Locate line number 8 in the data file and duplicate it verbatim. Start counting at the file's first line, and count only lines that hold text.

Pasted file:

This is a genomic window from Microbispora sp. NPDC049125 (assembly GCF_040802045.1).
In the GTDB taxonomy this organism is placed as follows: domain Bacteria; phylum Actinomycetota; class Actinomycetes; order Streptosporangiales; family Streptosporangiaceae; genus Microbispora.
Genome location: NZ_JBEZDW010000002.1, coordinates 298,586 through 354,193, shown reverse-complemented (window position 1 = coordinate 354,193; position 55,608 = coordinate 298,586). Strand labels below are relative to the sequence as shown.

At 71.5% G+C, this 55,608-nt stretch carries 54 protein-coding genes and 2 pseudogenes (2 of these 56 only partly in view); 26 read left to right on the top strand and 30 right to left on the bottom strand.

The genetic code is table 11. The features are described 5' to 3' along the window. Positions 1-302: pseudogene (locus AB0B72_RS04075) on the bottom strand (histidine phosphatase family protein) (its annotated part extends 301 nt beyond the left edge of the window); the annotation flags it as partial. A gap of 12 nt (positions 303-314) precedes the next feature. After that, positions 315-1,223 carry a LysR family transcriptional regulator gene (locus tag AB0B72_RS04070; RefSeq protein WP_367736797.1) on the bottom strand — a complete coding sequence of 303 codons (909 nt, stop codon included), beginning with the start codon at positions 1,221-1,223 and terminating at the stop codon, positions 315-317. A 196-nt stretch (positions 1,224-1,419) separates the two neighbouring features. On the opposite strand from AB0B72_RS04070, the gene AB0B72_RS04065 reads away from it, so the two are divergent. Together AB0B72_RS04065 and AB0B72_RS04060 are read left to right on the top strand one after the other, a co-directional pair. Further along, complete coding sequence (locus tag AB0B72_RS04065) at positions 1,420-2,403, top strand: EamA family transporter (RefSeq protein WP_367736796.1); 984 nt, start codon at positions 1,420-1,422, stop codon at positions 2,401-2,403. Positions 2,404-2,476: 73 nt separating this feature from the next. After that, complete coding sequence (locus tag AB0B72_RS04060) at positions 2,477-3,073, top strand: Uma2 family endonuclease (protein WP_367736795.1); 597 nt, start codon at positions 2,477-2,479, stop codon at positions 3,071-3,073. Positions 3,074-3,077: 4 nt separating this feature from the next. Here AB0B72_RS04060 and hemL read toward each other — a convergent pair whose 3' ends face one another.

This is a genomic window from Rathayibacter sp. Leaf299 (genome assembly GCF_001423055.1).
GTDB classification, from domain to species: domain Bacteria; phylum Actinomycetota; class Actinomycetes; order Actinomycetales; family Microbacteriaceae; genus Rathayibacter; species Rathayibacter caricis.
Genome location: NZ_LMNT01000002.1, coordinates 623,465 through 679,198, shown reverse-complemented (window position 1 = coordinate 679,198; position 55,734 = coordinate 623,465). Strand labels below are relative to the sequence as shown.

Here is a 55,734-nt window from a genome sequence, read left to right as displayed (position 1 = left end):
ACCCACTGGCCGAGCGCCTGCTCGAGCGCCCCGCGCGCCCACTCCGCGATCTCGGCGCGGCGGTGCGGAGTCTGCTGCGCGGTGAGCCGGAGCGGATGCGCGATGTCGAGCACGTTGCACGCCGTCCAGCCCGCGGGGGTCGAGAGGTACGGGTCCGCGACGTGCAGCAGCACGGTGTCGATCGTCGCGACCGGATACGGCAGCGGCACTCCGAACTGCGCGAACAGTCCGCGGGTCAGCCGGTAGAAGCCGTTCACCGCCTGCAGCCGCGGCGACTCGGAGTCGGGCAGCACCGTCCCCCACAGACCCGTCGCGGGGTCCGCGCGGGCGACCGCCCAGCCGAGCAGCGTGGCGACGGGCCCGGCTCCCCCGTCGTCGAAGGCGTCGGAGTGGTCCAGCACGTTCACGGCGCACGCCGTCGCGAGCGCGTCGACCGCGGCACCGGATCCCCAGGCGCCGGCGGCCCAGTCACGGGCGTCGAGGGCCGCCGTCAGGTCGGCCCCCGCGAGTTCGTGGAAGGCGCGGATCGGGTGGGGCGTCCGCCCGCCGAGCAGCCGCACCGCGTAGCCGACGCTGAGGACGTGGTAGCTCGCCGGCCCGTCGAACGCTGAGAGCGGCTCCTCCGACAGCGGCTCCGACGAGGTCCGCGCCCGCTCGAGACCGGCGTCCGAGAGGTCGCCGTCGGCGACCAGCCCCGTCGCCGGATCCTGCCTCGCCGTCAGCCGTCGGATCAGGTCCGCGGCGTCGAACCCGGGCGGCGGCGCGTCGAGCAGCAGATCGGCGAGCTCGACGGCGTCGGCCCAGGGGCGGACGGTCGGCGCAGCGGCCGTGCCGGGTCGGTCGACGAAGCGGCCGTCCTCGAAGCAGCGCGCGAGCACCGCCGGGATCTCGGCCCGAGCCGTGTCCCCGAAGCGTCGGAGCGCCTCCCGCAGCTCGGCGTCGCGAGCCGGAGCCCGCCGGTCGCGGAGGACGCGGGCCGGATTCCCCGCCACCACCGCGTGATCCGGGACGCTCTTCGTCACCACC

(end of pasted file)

Genome location: NZ_LMNT01000002.1, coordinates 623,465 through 679,198, shown reverse-complemented (window position 1 = coordinate 679,198; position 55,734 = coordinate 623,465). Strand labels below are relative to the sequence as shown.